From the outside looking in, the creative industry can be daunting. We think we need thousands of dollars of equipment to take images on par with our peers – but that’s not strictly true. Here’s a breakdown of how I photographed one of British pop’s biggest acts using cheap lights from eBay.
There are many things we have to remember to have with us while on set for a shoot, sometimes those things can be really questionable until you need them. Some of those things can be as simple as carrying extra screws with you, something you might not need but really helpful when you do.
So if for some reason you've still never tried a graphical tablet for your image retouching or digital illustrations, seriously stop waiting around. Worst case scenario is that you find that you really don't like it so you turn around and sell it. Best case, you revolutionize your retouching habits; pretty much a no-brainer. You can pick up used tablets online at huge discounts or you can buy new if that's your thing. For the sake of retouching, just try one out. Give it about a week if it's your first time with a tablet. Here is an awesome video with some tips and tricks you can apply to get you flowing right out of the gate.
Filmmaking and photography are often about being as resourceful as one can and using creative problem-solving to get whatever shot you're interested in. The Gorillapod is a popular product built around that philosophy, and this helpful video shows you five different ways to extend its usefulness.
There are tonnes of tips and hacks you can use to get new and creative shots for your portfolio. How many tips are you aware of where you are using simple objects most people probably have just lying around? If you are like me and shop online, you probably have a few cardboard boxes lying around right now which could be perfect for some photo hacks for creative work.
As a YouTuber, I’m always looking at new ways and new techniques to improve my video quality. I’m very passionate about the content I create, and Peter McKinnon has been a huge influence on my channel. There are a number of reasons as to why he’s become such a massive presence on YouTube in a very short period of time, and a previous article on Fstoppers outlines it more effectively. The most obvious reasons are because of his entertainment value, but more importantly it’s the incredibly useful information he provides to his audience. In his latest video, McKinnon describes and demonstrates three subtle techniques that can give some much needed spice to your videos.
Different projects may require different things in the background to help sell the story we are trying to tell with our photos. Sometimes they can be as simple as using a window in the frame. What happens when you are shooting and there aren’t any windows that fit your vision, or any windows at all?
By now most of you have probably watched the Matrix movies and seen how the bullet time effects were created, and if not where have you been? In a nutshell, the effect was used in the films too slow down or freeze a moment while adding a rotation around the subject using multiple cameras to capture that moment. Why did I bring that up?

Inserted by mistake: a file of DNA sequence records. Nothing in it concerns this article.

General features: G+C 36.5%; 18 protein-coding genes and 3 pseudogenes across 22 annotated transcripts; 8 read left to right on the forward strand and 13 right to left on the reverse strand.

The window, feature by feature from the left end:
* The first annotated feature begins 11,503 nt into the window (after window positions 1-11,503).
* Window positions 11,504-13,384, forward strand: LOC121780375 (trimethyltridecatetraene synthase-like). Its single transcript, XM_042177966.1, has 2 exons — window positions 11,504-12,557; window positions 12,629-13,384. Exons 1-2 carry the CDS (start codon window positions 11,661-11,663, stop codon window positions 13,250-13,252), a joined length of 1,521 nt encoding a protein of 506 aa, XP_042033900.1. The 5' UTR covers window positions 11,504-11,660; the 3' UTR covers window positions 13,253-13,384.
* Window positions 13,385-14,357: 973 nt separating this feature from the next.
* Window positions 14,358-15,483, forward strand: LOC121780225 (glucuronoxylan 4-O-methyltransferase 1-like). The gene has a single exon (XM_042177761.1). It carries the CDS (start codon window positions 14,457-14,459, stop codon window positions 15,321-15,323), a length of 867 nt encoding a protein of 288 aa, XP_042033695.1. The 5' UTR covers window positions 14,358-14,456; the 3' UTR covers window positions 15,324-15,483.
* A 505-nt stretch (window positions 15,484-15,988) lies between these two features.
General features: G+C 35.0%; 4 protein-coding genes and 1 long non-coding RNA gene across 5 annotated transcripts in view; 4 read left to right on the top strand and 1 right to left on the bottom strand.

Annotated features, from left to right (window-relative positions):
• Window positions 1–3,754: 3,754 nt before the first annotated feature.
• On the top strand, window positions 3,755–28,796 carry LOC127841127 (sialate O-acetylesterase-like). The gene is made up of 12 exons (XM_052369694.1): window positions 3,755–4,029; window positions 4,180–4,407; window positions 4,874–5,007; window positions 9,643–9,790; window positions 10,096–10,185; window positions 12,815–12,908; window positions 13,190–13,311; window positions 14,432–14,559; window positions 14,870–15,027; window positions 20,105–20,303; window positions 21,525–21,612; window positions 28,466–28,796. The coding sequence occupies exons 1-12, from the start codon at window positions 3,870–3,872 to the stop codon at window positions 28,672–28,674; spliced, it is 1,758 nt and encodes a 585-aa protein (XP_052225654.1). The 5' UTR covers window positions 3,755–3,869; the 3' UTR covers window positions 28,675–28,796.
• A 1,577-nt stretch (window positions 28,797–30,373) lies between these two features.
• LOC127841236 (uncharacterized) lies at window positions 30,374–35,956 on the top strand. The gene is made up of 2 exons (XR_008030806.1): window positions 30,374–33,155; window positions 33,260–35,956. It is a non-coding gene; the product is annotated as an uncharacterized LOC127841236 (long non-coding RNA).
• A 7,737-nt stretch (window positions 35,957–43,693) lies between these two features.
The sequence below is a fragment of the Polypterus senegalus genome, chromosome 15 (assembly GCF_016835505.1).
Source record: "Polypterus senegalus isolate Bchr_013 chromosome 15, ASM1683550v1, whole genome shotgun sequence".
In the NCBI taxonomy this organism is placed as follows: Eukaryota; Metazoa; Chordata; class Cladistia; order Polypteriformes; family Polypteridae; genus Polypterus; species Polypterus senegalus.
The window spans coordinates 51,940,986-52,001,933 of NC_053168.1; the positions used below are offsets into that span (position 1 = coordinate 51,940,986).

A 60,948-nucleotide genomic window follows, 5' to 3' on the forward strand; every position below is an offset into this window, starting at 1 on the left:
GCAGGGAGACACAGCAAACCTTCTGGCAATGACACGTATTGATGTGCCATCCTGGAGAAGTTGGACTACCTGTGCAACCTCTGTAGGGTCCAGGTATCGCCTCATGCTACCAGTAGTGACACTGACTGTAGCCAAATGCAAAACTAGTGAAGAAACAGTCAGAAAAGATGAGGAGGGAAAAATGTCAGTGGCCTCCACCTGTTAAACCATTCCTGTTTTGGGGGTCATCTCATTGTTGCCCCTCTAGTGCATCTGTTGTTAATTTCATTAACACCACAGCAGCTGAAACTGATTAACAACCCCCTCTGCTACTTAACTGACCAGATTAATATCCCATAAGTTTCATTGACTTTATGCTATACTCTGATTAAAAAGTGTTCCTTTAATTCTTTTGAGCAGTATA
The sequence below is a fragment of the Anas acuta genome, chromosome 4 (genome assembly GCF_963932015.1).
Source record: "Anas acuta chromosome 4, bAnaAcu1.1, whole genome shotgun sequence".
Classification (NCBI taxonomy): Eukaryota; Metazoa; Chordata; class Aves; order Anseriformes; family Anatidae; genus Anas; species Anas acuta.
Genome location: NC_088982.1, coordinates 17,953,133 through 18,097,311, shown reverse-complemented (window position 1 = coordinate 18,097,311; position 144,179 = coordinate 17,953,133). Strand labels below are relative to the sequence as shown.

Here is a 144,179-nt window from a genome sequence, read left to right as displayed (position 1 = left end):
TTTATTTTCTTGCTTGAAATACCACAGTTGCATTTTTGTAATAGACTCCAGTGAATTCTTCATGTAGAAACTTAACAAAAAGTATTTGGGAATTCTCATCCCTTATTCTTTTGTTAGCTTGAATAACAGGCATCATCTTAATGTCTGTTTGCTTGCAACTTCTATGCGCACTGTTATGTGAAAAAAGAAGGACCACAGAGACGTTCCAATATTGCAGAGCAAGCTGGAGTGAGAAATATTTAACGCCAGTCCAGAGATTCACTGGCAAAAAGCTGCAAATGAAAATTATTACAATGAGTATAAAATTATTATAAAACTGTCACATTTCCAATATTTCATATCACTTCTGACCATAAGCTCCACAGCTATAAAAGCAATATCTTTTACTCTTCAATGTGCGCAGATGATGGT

Are you looking for different ways to add some creativity to your work? There are several different methods to add special effects to your photos, both in-camera and in postproduction later with Photoshop or other photo manipulation software. Depending on what effects you are trying to achieve, some of them can be done really easily in-camera and won’t take up too much time extra time.
As Adobe Lightroom Mobile has become more and more powerful with each update, more photographers are starting to adopt mobile workflows to get images out to both social media and clients faster. The ability to quickly make edits on your phone or tablet then share those images almost instantly has a lot of uses. Now in his newest video, photographer and YouTuber Peter McKinnon gives a quick tutorial on how to apply presets within Lightroom Mobile.
As photographers, we may not always think about taking pictures of ourselves, but having a current headshot is extremely important. Think of it as your own personal little billboard that allows people to see your ability as a photographer. After all, if you don't have a good picture of yourself on your website, what would make anybody believe that you can take quality pictures of anyone else?
I started using Syrp for time-lapse and motion control almost a year ago and I find the system very good for what it is; a way for photographers to step into motion control at a relatively low price point. The first piece of Syrp kit I purchased was their Genie Mini and having the ability to pan was a way to add more interest in any time-lapse I wanted to create. After a month I went ahead and purchased the rest of their 3-axis kit including the Syrp 5.2' Magic Carpet Long Track Slider which has been great to use. The only issue is if you want a longer slider, Syrp doesn't make a way for you to connect two of their metal sliders together. With very little ingenuity, you can connect as many metal sliders together as you'd like at a relatively low cost.
Let's face it, we all use our phones a little too often. The average person checks their device over 100 times a day. For this reason, I decided to use a fairly unknown hidden function on most smartphones to help curb my habits. Not only did it help tremendously, but it also brought some unexpected benefits to me as a photographer.
Living in Houston, it’s usually very hot and humid here. One of the downfalls is coming from inside a building or the car with AC on cold and then proceeding to go outside to shoot when it's hot outside. Whether it's moving from a cold to warm environment or vice versa, the drastic change in the temperature could cause your camera lenses to fog up. What can you do?